The Treasury has described fuel duty as almost a “perfect tax” and the Road Haulage Association (RHA), giving evidence to a Parliament’s Transport Committee, explained that “the fuel duty system, as a proxy for road use, is in itself reasonably transparent and reasonably fair. The more fuel you use and the heavier the vehicle, the more you pay”. However, it noted, the relationship between usage and taxation will be lost as drivers transition from petrol and diesel-powered vehicles to greener alternatives. The Transport Committee concluded that, without radical reform, policies to deliver net zero emissions by 2050 will result in zero revenue for the Government from motoring taxation.
Support for change
The Campaign for Better Transport (CBT) agrees that it is only fair that drivers pay their share of tax to address the economic costs incurred by motoring pollution and congestion. It has also emphasised the importance of investing proceeds in public transport as well as roads maintenance and called on the Government to establish a cross-party commission as early as possible on how to reform vehicle taxation fairly to plug the revenue gap created by the rollout of EVs.
The CBT has pointed to a report it published in September 2022 that showed that 49% of people supported replacing fuel duty and VED with a pay-as-you-drive scheme while just 18% opposed the idea. Pay-as-you-drive: The British Public’s Views on Vehicle Taxation Reform (available here) suggested that a pay-as-you-drive scheme would have the added benefit of bringing an immediate tax cut to drivers with the removal of VAT on fuel duty. As with the CPS report, the CBT called for a proportion of the revenue to be set aside for road maintenance and public transport improvements.
CBT Head of Research Silviya Barrett, who wrote the report, said: “Our research found that many of the common concerns around road pricing, things like protecting people’s privacy and not penalising people who need to drive, can be overcome with a well-designed pay-as-you-drive scheme”.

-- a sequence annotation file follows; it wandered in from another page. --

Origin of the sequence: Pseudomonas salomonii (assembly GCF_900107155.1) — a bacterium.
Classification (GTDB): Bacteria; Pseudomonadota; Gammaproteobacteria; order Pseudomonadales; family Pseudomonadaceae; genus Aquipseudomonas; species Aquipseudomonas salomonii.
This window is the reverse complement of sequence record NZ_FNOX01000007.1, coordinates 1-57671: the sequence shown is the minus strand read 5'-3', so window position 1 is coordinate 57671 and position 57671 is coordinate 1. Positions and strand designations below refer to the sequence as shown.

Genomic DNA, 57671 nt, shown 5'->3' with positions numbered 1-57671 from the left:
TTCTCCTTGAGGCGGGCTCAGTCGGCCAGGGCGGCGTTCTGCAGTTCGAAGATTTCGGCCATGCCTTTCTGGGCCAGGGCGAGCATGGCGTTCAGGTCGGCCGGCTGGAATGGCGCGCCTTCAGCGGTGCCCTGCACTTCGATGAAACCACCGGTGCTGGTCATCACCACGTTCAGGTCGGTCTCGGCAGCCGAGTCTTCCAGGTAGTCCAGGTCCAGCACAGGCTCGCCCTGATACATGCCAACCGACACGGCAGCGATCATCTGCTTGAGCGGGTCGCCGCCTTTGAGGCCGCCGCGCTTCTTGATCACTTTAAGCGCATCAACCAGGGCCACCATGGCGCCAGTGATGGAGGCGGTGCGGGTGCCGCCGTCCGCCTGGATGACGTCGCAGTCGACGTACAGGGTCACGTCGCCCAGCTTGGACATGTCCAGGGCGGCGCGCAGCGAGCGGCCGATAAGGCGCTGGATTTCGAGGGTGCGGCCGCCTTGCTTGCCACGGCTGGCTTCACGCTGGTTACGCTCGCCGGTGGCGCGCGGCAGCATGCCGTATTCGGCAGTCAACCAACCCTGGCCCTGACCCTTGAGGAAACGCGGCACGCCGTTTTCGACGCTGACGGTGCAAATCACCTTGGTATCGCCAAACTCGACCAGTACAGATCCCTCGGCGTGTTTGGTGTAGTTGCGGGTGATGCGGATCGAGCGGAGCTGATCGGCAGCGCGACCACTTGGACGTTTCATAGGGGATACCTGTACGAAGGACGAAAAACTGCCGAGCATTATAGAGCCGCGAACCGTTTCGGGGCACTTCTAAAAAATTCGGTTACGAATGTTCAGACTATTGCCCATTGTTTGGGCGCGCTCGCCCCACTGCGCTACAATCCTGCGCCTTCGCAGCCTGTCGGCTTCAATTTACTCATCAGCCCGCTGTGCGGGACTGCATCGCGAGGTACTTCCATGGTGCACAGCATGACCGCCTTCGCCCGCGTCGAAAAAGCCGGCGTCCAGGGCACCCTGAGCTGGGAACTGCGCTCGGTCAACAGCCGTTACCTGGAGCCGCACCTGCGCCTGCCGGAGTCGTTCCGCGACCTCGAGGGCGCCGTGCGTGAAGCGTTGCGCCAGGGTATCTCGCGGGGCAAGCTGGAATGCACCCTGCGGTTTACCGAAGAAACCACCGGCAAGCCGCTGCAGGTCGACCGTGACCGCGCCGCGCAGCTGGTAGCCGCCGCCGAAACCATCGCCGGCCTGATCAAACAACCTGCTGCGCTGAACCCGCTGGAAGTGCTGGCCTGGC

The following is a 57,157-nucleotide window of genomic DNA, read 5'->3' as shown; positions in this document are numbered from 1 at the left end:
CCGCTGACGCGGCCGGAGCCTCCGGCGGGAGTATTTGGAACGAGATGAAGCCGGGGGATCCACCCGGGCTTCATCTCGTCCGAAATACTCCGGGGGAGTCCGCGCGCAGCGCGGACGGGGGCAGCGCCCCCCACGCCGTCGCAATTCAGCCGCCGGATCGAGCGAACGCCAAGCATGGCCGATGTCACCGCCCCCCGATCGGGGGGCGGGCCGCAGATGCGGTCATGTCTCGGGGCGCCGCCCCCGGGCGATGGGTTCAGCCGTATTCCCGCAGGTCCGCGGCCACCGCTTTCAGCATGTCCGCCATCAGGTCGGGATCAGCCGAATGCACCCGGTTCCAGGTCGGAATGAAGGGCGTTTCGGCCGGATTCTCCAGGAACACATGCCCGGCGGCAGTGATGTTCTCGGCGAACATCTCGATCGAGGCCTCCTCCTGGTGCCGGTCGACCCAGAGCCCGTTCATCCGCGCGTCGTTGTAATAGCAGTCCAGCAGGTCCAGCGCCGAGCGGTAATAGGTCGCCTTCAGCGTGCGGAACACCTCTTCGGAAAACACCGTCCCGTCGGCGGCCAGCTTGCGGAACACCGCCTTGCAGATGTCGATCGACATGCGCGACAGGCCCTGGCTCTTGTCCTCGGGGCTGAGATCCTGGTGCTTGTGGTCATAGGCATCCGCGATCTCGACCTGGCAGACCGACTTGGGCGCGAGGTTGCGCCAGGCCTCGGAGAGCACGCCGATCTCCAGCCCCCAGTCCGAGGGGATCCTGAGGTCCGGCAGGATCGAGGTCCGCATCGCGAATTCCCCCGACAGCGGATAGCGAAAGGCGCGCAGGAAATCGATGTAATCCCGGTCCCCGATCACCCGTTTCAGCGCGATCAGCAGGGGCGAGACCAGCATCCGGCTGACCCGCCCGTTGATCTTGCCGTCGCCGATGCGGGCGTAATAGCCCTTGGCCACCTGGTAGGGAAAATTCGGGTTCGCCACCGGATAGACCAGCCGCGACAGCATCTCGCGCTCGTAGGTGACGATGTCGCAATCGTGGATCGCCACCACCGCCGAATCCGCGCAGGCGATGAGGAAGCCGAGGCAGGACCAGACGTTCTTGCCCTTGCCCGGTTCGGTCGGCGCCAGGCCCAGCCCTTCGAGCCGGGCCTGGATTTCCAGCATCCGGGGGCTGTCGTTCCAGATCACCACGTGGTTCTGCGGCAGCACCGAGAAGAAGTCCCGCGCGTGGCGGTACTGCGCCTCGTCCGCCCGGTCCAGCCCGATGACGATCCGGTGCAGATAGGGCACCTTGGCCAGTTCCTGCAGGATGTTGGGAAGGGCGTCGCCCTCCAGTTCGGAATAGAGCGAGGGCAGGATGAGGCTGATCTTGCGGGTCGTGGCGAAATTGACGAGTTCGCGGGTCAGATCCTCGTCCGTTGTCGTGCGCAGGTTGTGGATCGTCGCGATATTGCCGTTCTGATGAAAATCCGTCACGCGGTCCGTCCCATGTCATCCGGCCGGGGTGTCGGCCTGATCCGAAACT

Testing the concept of pay-as-you-drive in a real life situation, the independent watchdog Transport Focus has examined the situation at the Dartford Crossing, the busiest river crossing in the UK and the only part of the National Highways network where drivers must pay a charge to cross. With more than 160,000 vehicles a day using its tunnels and roadways, it was decided to ask drivers using this key piece of national infrastructure to take part in a pilot survey over the last year, to find out more about their experiences when using different payment methods.
By March 2023, when the survey closed, 539 passengers had shared their thoughts with around two-thirds saying that they were happy with their experience using the crossing.
The Government has already announced that it will bring in a new car road tax for EVs. According to HM Revenue & Customs (HMRC), this measure will equalise the VED treatment of all zero emission and internal combustion engine (ICE) vehicles from April 2025. This change will apply to both new and existing alternatively-fuelled vehicles (AFVs). Zero emission cars first registered on or after 1 April 2017 will be liable to pay the lowest first year rate of VED which currently applies to vehicles with CO2 emissions one to 50g/km. From the second year of registration onwards, zero emission cars will move to the standard annual rate. Most zero emission vans will move to the standard annual rate for petrol and diesel light goods vehicles.
“The Government will continue to use the tax system to support the transition to electric vehicles, including using favourable first-year VED rates for the lowest-emission cars; favourable Company Car Tax rates for low-emission vehicles, and through generous first year capital allowances for zero-emissions cars and vans as well as for EV chargepoint equipment” HMRC explained. Removing the VED exemption from April 2025 will marginally reduce the incentive to switch to EVs, it agreed, but suggested that the impact should be minimal given the marginal cost of VED compared to the overall cost of a vehicle.